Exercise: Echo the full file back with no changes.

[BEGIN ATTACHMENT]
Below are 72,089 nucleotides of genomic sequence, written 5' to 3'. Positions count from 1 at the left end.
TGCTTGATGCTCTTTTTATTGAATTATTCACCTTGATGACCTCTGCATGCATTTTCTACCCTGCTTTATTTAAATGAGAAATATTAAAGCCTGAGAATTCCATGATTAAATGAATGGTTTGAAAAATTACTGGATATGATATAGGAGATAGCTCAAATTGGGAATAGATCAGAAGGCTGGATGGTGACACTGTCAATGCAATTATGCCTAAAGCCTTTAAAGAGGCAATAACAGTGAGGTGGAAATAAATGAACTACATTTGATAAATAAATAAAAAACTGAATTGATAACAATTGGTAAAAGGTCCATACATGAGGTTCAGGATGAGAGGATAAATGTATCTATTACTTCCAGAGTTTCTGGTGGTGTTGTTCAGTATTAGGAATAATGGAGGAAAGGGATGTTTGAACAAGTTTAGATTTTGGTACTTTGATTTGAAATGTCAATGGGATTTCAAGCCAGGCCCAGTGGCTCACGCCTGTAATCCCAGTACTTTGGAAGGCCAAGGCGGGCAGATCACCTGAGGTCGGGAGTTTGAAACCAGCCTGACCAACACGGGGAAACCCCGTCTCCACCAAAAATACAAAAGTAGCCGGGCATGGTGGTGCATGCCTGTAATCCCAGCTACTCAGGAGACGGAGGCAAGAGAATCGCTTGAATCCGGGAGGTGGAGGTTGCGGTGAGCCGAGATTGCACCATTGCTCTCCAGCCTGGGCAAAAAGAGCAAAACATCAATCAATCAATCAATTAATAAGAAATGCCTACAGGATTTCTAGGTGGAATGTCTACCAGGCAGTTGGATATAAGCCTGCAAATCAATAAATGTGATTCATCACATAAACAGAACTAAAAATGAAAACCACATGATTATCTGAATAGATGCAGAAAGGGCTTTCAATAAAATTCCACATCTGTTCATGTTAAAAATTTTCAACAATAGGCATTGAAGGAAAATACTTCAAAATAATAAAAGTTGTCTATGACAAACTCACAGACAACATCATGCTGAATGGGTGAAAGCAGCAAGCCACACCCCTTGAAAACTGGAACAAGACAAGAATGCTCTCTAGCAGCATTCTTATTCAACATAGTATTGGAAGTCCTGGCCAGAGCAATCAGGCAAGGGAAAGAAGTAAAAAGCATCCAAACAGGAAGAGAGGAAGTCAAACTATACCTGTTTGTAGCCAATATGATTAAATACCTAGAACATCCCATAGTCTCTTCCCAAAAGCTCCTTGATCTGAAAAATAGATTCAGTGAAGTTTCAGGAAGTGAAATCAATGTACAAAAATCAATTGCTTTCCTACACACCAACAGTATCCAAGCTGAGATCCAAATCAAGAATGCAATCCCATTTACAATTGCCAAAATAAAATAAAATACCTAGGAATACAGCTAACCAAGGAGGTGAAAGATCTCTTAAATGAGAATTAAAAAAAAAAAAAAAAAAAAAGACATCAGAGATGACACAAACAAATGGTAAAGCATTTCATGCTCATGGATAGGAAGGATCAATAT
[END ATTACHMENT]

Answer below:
Below are 72,089 nucleotides of genomic sequence, written 5' to 3'. Positions count from 1 at the left end.
TGCTTGATGCTCTTTTTATTGAATTATTCACCTTGATGACCTCTGCATGCATTTTCTACCCTGCTTTATTTAAATGAGAAATATTAAAGCCTGAGAATTCCATGATTAAATGAATGGTTTGAAAAATTACTGGATATGATATAGGAGATAGCTCAAATTGGGAATAGATCAGAAGGCTGGATGGTGACACTGTCAATGCAATTATGCCTAAAGCCTTTAAAGAGGCAATAACAGTGAGGTGGAAATAAATGAACTACATTTGATAAATAAATAAAAAACTGAATTGATAACAATTGGTAAAAGGTCCATACATGAGGTTCAGGATGAGAGGATAAATGTATCTATTACTTCCAGAGTTTCTGGTGGTGTTGTTCAGTATTAGGAATAATGGAGGAAAGGGATGTTTGAACAAGTTTAGATTTTGGTACTTTGATTTGAAATGTCAATGGGATTTCAAGCCAGGCCCAGTGGCTCACGCCTGTAATCCCAGTACTTTGGAAGGCCAAGGCGGGCAGATCACCTGAGGTCGGGAGTTTGAAACCAGCCTGACCAACACGGGGAAACCCCGTCTCCACCAAAAATACAAAAGTAGCCGGGCATGGTGGTGCATGCCTGTAATCCCAGCTACTCAGGAGACGGAGGCAAGAGAATCGCTTGAATCCGGGAGGTGGAGGTTGCGGTGAGCCGAGATTGCACCATTGCTCTCCAGCCTGGGCAAAAAGAGCAAAACATCAATCAATCAATCAATTAATAAGAAATGCCTACAGGATTTCTAGGTGGAATGTCTACCAGGCAGTTGGATATAAGCCTGCAAATCAATAAATGTGATTCATCACATAAACAGAACTAAAAATGAAAACCACATGATTATCTGAATAGATGCAGAAAGGGCTTTCAATAAAATTCCACATCTGTTCATGTTAAAAATTTTCAACAATAGGCATTGAAGGAAAATACTTCAAAATAATAAAAGTTGTCTATGACAAACTCACAGACAACATCATGCTGAATGGGTGAAAGCAGCAAGCCACACCCCTTGAAAACTGGAACAAGACAAGAATGCTCTCTAGCAGCATTCTTATTCAACATAGTATTGGAAGTCCTGGCCAGAGCAATCAGGCAAGGGAAAGAAGTAAAAAGCATCCAAACAGGAAGAGAGGAAGTCAAACTATACCTGTTTGTAGCCAATATGATTAAATACCTAGAACATCCCATAGTCTCTTCCCAAAAGCTCCTTGATCTGAAAAATAGATTCAGTGAAGTTTCAGGAAGTGAAATCAATGTACAAAAATCAATTGCTTTCCTACACACCAACAGTATCCAAGCTGAGATCCAAATCAAGAATGCAATCCCATTTACAATTGCCAAAATAAAATAAAATACCTAGGAATACAGCTAACCAAGGAGGTGAAAGATCTCTTAAATGAGAATTAAAAAAAAAAAAAAAAAAAAAGACATCAGAGATGACACAAACAAATGGTAAAGCATTTCATGCTCATGGATAGGAAGGATCAATAT